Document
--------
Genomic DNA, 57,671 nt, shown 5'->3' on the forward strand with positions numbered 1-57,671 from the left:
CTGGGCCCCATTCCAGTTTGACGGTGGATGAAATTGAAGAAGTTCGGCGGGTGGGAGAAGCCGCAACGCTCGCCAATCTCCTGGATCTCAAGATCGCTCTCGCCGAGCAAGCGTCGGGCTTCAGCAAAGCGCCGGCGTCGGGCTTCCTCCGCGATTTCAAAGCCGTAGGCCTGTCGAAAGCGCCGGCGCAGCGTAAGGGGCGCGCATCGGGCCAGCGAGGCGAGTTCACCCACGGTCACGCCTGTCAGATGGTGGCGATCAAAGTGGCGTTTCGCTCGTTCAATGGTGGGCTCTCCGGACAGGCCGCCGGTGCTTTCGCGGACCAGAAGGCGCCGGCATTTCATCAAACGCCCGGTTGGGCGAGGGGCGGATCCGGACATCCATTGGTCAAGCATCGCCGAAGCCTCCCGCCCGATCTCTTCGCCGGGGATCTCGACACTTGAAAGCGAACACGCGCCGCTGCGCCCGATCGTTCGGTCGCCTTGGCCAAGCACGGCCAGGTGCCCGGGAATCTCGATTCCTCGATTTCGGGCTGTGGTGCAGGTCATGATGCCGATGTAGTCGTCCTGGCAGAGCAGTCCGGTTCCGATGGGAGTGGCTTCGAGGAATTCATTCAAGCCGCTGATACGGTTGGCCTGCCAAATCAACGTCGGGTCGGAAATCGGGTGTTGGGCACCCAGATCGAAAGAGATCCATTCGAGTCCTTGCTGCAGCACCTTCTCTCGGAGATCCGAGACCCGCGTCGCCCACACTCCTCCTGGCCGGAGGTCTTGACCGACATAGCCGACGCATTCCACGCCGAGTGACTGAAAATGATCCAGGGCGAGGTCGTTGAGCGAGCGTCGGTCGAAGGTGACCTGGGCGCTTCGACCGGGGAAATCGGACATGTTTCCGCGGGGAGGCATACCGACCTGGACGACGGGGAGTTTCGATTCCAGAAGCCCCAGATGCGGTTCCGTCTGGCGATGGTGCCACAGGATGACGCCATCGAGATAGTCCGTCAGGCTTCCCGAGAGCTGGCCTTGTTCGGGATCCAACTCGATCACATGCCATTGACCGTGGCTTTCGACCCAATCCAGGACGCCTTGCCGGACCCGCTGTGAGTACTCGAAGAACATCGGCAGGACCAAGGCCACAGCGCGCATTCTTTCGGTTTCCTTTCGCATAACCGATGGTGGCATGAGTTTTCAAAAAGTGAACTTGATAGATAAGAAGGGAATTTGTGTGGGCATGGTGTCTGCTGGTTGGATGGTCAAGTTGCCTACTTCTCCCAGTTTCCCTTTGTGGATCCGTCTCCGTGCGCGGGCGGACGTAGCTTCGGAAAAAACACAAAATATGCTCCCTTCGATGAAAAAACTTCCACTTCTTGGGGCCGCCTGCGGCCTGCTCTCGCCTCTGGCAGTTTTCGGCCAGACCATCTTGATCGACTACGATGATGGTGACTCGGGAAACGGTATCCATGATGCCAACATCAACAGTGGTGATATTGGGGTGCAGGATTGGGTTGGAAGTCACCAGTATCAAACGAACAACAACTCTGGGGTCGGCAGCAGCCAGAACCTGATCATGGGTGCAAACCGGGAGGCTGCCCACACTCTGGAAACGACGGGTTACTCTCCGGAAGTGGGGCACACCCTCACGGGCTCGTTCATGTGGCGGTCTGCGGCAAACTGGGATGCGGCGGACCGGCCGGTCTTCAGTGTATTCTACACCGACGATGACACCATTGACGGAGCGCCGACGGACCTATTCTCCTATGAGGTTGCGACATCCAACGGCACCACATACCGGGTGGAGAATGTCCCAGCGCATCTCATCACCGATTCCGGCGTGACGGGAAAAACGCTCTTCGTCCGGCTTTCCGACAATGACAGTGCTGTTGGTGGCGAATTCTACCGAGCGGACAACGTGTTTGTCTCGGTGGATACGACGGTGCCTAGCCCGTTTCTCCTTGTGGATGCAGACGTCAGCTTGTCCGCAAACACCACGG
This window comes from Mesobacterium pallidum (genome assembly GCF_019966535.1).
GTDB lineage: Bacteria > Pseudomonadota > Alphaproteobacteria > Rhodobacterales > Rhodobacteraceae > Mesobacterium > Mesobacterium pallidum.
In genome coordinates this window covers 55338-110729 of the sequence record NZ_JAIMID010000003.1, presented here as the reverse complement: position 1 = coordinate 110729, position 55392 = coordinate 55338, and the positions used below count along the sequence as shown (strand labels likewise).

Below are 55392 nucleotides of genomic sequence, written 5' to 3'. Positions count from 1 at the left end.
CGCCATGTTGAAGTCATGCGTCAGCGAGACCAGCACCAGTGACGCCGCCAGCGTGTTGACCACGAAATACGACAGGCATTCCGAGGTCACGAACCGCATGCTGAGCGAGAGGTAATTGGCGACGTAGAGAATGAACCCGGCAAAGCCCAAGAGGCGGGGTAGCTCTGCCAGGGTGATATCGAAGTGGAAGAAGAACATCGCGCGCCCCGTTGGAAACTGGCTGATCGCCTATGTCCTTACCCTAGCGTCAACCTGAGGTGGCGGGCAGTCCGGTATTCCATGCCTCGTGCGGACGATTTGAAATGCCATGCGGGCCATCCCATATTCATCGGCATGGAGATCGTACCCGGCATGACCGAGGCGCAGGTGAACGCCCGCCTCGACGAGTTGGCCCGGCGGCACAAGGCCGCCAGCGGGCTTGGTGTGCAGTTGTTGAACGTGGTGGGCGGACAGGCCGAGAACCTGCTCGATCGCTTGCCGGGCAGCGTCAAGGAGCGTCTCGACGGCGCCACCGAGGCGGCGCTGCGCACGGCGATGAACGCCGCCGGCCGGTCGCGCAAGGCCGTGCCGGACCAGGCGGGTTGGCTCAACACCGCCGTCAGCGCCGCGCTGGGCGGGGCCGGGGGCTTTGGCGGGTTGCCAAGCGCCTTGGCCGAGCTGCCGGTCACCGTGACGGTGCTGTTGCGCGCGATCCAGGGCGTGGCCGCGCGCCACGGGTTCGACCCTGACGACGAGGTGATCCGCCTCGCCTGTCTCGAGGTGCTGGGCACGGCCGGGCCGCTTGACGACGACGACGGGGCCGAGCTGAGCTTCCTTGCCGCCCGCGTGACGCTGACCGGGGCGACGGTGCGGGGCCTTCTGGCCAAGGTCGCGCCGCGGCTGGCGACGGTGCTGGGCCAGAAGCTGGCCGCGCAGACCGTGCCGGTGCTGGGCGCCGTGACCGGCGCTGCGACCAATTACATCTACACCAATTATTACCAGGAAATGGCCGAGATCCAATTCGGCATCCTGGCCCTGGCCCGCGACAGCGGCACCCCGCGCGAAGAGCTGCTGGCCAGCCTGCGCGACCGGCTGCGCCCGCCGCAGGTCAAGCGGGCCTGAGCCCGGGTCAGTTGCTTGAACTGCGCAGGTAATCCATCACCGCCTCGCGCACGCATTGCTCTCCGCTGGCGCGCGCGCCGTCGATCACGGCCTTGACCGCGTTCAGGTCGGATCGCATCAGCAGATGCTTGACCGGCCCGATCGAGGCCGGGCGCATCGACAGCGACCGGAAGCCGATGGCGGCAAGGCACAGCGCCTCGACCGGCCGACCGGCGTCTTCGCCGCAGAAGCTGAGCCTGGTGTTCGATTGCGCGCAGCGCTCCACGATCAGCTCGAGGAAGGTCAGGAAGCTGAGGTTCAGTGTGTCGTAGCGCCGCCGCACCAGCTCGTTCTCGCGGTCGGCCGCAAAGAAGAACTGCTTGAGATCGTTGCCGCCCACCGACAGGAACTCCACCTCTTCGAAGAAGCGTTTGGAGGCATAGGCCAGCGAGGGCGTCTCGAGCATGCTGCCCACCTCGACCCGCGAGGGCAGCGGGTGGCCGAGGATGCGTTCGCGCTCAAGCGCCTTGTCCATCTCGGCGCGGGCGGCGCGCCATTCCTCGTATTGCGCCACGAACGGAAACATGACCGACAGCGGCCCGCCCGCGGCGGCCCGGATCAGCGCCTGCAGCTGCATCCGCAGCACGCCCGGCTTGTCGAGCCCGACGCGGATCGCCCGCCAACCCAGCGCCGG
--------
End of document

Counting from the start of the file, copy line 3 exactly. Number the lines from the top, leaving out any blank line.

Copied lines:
This window comes from Mesobacterium pallidum (genome assembly GCF_019966535.1).